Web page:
By Madelaine B. Miraflor
An Israeli firm has offered to provide the Department of Agriculture (DA) funding support worth P44 billion for the latter’s Solar Powered Irrigation System (SPIS) program, while another firm, also from Israel, volunteered to set up demonstration farms for upland irrigation system sans advanced payment.
Agriculture Secretary Emmanuel Piñol said in two separate statements that a couple of firms from Israel – namely Netafim and Innovative Agro Industry Ltd. (IAI) – pledged to finance or bankroll DA’s irrigation push.
Netafim is an Israeli manufacturer of irrigation equipment, while IAI is based in Papua New Guinea and is an affiliate of LR Group, a leading project development company in Israel.
Piñol said that IAI will provide technology as well as funding to his agency that should be enough to build as much as 8,000 units of SPIS to be spread out across different parts of the country.
To build this much SPIS, funding worth P44 billion is needed, something that the Israeli firm could provide, IAI Chairman and Executive Director Ilan Weiss told Piñol.
When sought for further details, the DA chief said the loan will be payable in 10 years with two year grace period.
“They say they have done it for other projects in other countries,” Piñol said.
According to Piñol, IAI has agreed to collaborate with Gentromech Engineering Company, the firm that won the government contract to manufacture SPIS, in terms of designing the new SPIS, which will now utilize Israel’s technology and design.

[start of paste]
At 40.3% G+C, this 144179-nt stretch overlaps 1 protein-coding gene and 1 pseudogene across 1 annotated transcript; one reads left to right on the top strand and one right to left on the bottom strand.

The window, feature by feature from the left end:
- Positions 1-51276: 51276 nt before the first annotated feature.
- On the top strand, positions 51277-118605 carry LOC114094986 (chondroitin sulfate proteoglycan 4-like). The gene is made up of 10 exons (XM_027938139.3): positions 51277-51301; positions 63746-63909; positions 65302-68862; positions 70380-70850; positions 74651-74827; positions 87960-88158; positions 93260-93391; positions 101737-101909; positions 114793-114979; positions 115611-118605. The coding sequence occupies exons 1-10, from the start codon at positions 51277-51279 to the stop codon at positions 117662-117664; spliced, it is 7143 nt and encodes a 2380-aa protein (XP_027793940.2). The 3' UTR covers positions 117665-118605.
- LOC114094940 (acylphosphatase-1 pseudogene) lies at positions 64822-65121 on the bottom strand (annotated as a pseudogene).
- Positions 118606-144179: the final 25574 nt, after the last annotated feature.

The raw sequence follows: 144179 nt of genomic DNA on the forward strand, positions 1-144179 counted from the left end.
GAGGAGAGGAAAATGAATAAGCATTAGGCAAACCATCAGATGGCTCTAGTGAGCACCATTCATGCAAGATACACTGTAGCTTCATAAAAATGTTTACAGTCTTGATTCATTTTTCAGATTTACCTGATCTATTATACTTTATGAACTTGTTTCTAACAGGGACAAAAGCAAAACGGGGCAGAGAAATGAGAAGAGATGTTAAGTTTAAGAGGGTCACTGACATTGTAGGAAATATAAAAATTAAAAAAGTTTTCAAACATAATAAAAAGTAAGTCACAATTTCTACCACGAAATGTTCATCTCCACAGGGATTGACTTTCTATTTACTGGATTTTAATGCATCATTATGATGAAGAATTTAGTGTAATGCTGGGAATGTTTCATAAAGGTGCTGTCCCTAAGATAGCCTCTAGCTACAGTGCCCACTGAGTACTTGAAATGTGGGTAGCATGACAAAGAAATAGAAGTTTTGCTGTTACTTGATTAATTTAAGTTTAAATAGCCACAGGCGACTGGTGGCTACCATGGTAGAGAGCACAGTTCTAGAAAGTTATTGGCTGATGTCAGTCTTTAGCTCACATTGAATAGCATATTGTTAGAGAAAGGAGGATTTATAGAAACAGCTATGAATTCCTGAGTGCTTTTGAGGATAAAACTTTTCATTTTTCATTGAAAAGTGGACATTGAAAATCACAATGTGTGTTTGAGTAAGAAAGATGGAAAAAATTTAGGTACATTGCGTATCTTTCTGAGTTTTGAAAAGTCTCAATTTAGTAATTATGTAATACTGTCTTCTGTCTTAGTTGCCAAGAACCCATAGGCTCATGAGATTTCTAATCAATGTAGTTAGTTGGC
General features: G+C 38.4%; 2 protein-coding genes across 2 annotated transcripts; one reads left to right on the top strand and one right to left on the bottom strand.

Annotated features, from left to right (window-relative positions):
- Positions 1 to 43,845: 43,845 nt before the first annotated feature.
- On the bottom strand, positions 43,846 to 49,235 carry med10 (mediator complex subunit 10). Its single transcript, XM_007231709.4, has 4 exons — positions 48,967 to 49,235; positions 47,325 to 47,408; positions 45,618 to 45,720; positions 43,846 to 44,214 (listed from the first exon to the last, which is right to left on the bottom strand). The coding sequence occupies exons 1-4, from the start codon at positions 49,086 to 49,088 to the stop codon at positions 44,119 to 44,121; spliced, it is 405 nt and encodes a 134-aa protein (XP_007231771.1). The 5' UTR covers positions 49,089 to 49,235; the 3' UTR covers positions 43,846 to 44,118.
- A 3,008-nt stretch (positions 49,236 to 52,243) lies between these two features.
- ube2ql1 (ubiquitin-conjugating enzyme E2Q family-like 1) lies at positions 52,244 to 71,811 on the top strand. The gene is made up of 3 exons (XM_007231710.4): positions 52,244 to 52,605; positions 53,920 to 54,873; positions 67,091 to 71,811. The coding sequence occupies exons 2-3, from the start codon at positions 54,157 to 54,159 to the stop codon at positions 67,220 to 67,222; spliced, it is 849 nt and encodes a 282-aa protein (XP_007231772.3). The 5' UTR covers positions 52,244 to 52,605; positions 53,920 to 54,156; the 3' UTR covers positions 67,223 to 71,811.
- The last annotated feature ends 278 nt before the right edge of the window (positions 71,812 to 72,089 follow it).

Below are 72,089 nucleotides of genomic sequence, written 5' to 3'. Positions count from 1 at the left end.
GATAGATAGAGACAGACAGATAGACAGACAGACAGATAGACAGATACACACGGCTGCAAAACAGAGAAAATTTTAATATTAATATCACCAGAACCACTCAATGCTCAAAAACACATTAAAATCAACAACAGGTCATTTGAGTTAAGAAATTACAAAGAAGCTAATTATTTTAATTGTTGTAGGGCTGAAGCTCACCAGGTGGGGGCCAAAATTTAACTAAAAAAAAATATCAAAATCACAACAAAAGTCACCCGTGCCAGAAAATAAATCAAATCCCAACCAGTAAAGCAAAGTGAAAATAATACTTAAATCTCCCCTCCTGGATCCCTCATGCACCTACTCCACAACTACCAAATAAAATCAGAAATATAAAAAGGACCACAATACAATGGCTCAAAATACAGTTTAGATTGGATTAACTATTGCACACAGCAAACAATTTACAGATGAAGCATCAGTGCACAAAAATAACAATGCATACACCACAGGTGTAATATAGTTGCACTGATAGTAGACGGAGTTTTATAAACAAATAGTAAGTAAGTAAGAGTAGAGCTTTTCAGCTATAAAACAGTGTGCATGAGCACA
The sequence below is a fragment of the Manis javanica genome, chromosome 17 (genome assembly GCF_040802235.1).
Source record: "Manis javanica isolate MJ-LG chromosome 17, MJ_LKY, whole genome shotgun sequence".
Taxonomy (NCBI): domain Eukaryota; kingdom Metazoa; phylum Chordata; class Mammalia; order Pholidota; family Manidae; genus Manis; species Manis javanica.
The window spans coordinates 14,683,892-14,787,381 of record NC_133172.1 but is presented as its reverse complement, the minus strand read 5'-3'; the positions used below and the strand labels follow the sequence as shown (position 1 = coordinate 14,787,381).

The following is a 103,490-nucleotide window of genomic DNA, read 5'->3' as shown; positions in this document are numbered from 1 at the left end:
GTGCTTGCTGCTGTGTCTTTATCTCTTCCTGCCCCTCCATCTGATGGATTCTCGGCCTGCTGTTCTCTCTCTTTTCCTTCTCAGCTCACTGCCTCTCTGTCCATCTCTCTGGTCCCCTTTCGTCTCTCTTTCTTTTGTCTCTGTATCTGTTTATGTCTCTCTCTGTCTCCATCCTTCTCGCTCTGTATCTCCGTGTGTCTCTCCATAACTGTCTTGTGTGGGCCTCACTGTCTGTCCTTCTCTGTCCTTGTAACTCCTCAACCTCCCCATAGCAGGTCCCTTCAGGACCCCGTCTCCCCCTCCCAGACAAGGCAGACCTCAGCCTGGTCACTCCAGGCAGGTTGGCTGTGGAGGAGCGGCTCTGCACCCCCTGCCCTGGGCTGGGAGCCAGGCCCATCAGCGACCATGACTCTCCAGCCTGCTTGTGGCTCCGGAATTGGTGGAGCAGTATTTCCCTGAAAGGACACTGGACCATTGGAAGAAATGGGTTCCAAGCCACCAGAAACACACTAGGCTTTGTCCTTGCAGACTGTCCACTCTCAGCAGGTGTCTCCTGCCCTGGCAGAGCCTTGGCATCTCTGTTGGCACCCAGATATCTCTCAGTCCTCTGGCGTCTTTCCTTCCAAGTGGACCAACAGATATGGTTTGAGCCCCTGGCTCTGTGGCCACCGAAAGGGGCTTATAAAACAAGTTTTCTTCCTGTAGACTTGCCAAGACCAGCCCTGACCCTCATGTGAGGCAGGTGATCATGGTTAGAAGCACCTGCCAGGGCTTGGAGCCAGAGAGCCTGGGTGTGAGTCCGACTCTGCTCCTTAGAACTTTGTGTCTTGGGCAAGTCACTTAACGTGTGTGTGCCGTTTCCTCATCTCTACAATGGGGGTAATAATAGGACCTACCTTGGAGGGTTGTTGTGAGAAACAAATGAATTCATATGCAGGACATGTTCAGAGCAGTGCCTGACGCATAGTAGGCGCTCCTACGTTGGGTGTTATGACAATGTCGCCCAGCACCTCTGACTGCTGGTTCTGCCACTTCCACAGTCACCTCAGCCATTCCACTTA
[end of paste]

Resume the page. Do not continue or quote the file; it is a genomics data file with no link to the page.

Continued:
Piñol was told that the Israel design will be less costly than the set up being used by the DA now, which requires the construction of a huge reservoir to store water which then is distributed to the fields.
“We bring with us our vast experience in this field, including fertigation
technology which could double or triple the yield of your crops,” Weiss said.
The SPIS in Tagum City will be the first unit to be constructed using such design and is expected to be completed in three months or less.
Meanwhile, Netafim Philippines, in partnership with DA, is also set to establish demonstration farms for irrigated upland rice and sugarcane farms in several areas in the country.
Without citing any amount, Piñol said the Philippine government will only have to pay Netafim once the rice and sugar farms already started making profit.
“The funds [payment] could also be sourced from [DA’s budget] for agriculture research,” Piñol said.
The rice and sugarcane farms will be irrigated using Israel’s ‘drip system’, which could help improve the yield for both commodities.
The upland rice farms will be established in Pigcawayan, North Cotabato and Saranggani, two provinces where farmers have been growing upland rice varieties like Dinorado for several years now.
The sugarcane farms, on the other hand, are located in Negros Occidental, the country’s largest sugar producer.
“Initial experiments using drip irrigation in sugarcane farming showed that farmers’ yield increased by more than two-fold. With a national average production of 54 metric tons (MT) per hectare, a farm in Negros harvested 148 MT on the first harvest and 160 MT on the first ratoon,” Piñol said.
As for rice, irrigating upland rice farms will only be done in the country for the first time. Traditionally, upland rice yields would only be about 1.5 MT to 2 MT.
“The DA and Netafim would still like to determine the increase in upland rice yield when the farm is provided with drip irrigation. Planting of upland rice starts March and April,” Piñol further said.